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Physical characteristics of flocs in water treatment processes.

Lau, S.C.G.; (2005) Physical characteristics of flocs in water treatment processes. Doctoral thesis , University of London. Green open access

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Abstract

Aluminium sulphate, calcium nitrate, and two cationic polymers have been used to coagulate and flocculate dilute kaolin and latex suspensions (< 100 mg/1) in a stirred vessel. The effects of the different destabilising agents on the resulting floes have been monitored using a simple continuous optical technique based on turbidity fluctuations and the behaviour of these floes under shear conditions and the possibility of subsequent floe re-formation have been investigated. The results showed vast differences in behaviour regarding to floe breakage and re formation between the systems. For a low molecular weight, high charge polymer (A) and calcium nitrate, floe breakage was almost completely reversible. However, for aluminium sulphate, limited floe re-formation was observed on restoring previous shear conditions after breakage. For a high molecular weight polymer (B), limited floe breakage was observed. Moreover, a new automated monitoring technique based on cake and vacuum filtration has been developed to assess the filterability of floes. The technique is reliable and provides reproducible results. The results showed that polymer A was more effective in enhancing filterability than polymer B for both kaolin and latex suspensions. However, polymers do not have a significant influence on the filterability of floes if the primary particles involved have high sphericity.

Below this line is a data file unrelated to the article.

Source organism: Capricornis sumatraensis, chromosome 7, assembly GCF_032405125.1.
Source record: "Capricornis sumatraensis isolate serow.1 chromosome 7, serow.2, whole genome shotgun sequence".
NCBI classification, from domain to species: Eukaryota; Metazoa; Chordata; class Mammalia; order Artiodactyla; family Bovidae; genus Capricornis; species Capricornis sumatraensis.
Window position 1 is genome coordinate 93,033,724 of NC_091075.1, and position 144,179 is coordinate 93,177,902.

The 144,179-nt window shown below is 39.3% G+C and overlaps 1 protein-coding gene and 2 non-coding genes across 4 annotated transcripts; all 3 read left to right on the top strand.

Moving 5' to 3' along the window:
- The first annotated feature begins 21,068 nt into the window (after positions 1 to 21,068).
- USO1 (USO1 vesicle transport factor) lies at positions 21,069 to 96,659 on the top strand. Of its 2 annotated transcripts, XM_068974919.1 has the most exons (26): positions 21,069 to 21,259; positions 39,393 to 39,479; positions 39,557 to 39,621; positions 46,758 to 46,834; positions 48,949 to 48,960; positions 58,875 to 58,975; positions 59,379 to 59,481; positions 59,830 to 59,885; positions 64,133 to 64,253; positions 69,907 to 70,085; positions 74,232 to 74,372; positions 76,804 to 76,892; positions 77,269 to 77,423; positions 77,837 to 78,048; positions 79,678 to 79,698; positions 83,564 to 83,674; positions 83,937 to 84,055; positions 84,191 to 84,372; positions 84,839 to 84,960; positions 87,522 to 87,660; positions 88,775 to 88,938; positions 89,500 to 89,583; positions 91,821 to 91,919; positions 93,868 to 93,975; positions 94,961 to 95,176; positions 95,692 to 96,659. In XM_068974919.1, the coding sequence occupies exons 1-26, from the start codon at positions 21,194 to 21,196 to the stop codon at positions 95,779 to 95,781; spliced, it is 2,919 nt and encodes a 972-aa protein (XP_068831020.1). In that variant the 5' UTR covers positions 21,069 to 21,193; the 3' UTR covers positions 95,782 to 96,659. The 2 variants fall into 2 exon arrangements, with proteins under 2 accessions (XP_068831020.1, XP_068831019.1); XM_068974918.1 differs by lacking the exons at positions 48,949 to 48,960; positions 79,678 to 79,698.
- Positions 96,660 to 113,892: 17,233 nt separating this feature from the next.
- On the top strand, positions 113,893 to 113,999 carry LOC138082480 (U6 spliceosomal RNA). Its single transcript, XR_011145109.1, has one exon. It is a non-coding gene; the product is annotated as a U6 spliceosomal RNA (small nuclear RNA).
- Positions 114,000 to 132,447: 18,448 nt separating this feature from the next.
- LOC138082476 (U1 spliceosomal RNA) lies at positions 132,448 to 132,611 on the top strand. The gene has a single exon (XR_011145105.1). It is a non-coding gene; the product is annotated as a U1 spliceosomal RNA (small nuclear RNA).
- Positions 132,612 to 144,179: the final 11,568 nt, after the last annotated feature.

Type: Thesis (Doctoral)
Title: Physical characteristics of flocs in water treatment processes.
Identifier: PQ ETD:592256
Open access status: An open access version is available from UCL Discovery
Language: English
Additional information: Thesis digitised by ProQuest
UCL classification: UCL > Provost and Vice Provost Offices > UCL BEAMS > Faculty of Engineering Science > Dept of Civil, Environ and Geomatic Eng
URI: http://discovery.ucl.ac.uk/id/eprint/1444945
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